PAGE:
Summon search

It seems academic libraries all over Australia (USyd, UniSA, Adelaide, UQ, Griffith etc.) are turning to Summon: web-scale discovery service
from Serials Solutions (ProQuest) as their one search interface to their catalogues, repositories, databases and journal/newspaper subscriptions etc..

While not wishing to spruik one commercial search over another, I can see why, it’s a pretty good search.

Well, apart from one annoying thing, which is when selecting the refining options (see below). You can’t select more than one at a time, so you tick one option and it goes away and updates (which can take a short while depending on your location and complexity of search) and then if want to select another you have to wait again. I can see why this automatic updating takes place, to avoid the necessity of a user having to click ‘go’ again, but to me it was too presumptive of my search methodology, but that’s just me probably.
Summon search image

This FAQ from USyd on usage you may find interesting. I am interested that USyd say they are working with developers on improving Australian subject refining strategies. I found for instance, with the ‘Did you mean’ function, for assisting with misspelling, that this was not useful with recognising obvious mistakes in Australian-only word usage.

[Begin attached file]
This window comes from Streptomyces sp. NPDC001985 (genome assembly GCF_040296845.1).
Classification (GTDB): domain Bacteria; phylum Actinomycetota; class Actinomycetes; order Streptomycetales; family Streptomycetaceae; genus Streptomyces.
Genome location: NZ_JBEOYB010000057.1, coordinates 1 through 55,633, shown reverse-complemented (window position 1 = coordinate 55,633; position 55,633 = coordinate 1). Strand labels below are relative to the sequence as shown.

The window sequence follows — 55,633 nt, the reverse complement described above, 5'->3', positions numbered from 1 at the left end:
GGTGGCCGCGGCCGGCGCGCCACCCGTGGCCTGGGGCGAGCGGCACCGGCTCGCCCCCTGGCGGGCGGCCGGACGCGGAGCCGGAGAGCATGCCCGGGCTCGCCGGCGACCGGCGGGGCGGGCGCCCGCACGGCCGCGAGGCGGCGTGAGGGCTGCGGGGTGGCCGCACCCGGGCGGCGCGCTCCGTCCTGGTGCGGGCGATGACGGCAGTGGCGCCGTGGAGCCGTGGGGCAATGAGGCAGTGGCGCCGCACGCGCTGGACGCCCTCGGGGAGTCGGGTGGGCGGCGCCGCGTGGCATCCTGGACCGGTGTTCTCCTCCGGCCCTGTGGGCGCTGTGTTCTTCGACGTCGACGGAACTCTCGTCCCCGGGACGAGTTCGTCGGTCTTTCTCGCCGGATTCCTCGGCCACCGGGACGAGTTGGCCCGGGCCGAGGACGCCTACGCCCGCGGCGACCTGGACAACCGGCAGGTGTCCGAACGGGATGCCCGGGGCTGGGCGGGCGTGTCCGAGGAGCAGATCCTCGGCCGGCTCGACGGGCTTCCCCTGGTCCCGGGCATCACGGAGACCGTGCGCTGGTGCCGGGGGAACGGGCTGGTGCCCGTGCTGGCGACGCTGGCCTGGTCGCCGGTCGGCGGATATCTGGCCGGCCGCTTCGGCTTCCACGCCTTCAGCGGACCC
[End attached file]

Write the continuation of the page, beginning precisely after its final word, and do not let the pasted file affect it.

Update – apparently the Library in the organisation I currently work for is also getting Summon, I did not know this when writing the original post.

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2 thoughts on “Summon search

  1. One plus with the tedious ‘tick and wait’ functionality is that users wouldn’t be able to overload a search and think that the Library has nothing… It’s not uncommon here for students to put way too many search terms into a database, and then try adding more when they don’t get many hits – always interesting to see at the desk.

  2. @Kath Yes you are right there, and I am sure there are many other benefits – one click searching is what is expected of most academic searches these days and that is what they will get.

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